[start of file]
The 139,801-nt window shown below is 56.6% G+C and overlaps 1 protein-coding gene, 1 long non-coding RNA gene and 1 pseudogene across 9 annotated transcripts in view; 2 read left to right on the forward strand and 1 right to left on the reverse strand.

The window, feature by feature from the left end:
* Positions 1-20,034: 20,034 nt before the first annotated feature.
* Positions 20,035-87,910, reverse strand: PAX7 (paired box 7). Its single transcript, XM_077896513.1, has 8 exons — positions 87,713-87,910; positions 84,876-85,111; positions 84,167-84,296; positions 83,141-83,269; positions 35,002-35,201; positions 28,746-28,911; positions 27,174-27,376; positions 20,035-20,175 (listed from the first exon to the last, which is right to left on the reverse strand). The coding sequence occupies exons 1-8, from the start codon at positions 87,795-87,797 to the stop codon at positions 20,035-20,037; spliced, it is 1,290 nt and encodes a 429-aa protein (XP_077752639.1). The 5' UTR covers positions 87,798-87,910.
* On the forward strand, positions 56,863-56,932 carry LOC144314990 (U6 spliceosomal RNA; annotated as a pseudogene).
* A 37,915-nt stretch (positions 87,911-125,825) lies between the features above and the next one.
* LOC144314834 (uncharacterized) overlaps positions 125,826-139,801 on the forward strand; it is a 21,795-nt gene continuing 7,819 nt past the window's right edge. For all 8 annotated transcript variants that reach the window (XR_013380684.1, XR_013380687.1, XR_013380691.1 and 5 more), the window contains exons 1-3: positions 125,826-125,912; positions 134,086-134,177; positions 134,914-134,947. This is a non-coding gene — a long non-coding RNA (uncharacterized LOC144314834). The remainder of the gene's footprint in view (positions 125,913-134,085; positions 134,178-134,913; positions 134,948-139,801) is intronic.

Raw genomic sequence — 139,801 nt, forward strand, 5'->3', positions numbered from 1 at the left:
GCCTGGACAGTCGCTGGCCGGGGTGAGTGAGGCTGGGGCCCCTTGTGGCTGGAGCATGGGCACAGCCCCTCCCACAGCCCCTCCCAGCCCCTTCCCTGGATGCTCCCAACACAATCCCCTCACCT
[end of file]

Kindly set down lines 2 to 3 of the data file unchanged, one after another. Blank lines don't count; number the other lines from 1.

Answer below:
The window, feature by feature from the left end:
* Positions 1-20,034: 20,034 nt before the first annotated feature.